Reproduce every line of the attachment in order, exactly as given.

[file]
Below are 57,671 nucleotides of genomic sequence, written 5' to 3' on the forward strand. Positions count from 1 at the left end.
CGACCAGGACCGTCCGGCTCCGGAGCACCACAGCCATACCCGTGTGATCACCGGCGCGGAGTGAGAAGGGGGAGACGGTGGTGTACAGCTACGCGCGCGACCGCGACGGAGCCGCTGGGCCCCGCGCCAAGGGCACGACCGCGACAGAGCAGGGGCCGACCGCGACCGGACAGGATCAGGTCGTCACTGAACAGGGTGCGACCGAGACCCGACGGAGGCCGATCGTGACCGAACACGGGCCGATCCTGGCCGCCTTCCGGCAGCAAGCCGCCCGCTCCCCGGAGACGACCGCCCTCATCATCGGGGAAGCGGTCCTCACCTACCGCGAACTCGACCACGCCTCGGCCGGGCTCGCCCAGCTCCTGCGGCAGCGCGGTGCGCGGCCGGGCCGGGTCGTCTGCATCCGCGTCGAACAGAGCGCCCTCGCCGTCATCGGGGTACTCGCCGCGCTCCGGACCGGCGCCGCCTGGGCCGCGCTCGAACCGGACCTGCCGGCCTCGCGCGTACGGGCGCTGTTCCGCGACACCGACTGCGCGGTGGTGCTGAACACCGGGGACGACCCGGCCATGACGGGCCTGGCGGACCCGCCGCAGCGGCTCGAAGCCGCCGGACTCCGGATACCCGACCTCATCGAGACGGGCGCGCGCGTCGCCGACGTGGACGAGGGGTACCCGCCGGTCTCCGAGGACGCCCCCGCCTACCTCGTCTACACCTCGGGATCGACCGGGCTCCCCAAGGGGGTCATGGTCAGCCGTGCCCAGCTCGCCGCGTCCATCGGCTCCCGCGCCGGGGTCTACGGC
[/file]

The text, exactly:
Below are 57,671 nucleotides of genomic sequence, written 5' to 3' on the forward strand. Positions count from 1 at the left end.
CGACCAGGACCGTCCGGCTCCGGAGCACCACAGCCATACCCGTGTGATCACCGGCGCGGAGTGAGAAGGGGGAGACGGTGGTGTACAGCTACGCGCGCGACCGCGACGGAGCCGCTGGGCCCCGCGCCAAGGGCACGACCGCGACAGAGCAGGGGCCGACCGCGACCGGACAGGATCAGGTCGTCACTGAACAGGGTGCGACCGAGACCCGACGGAGGCCGATCGTGACCGAACACGGGCCGATCCTGGCCGCCTTCCGGCAGCAAGCCGCCCGCTCCCCGGAGACGACCGCCCTCATCATCGGGGAAGCGGTCCTCACCTACCGCGAACTCGACCACGCCTCGGCCGGGCTCGCCCAGCTCCTGCGGCAGCGCGGTGCGCGGCCGGGCCGGGTCGTCTGCATCCGCGTCGAACAGAGCGCCCTCGCCGTCATCGGGGTACTCGCCGCGCTCCGGACCGGCGCCGCCTGGGCCGCGCTCGAACCGGACCTGCCGGCCTCGCGCGTACGGGCGCTGTTCCGCGACACCGACTGCGCGGTGGTGCTGAACACCGGGGACGACCCGGCCATGACGGGCCTGGCGGACCCGCCGCAGCGGCTCGAAGCCGCCGGACTCCGGATACCCGACCTCATCGAGACGGGCGCGCGCGTCGCCGACGTGGACGAGGGGTACCCGCCGGTCTCCGAGGACGCCCCCGCCTACCTCGTCTACACCTCGGGATCGACCGGGCTCCCCAAGGGGGTCATGGTCAGCCGTGCCCAGCTCGCCGCGTCCATCGGCTCCCGCGCCGGGGTCTACGGC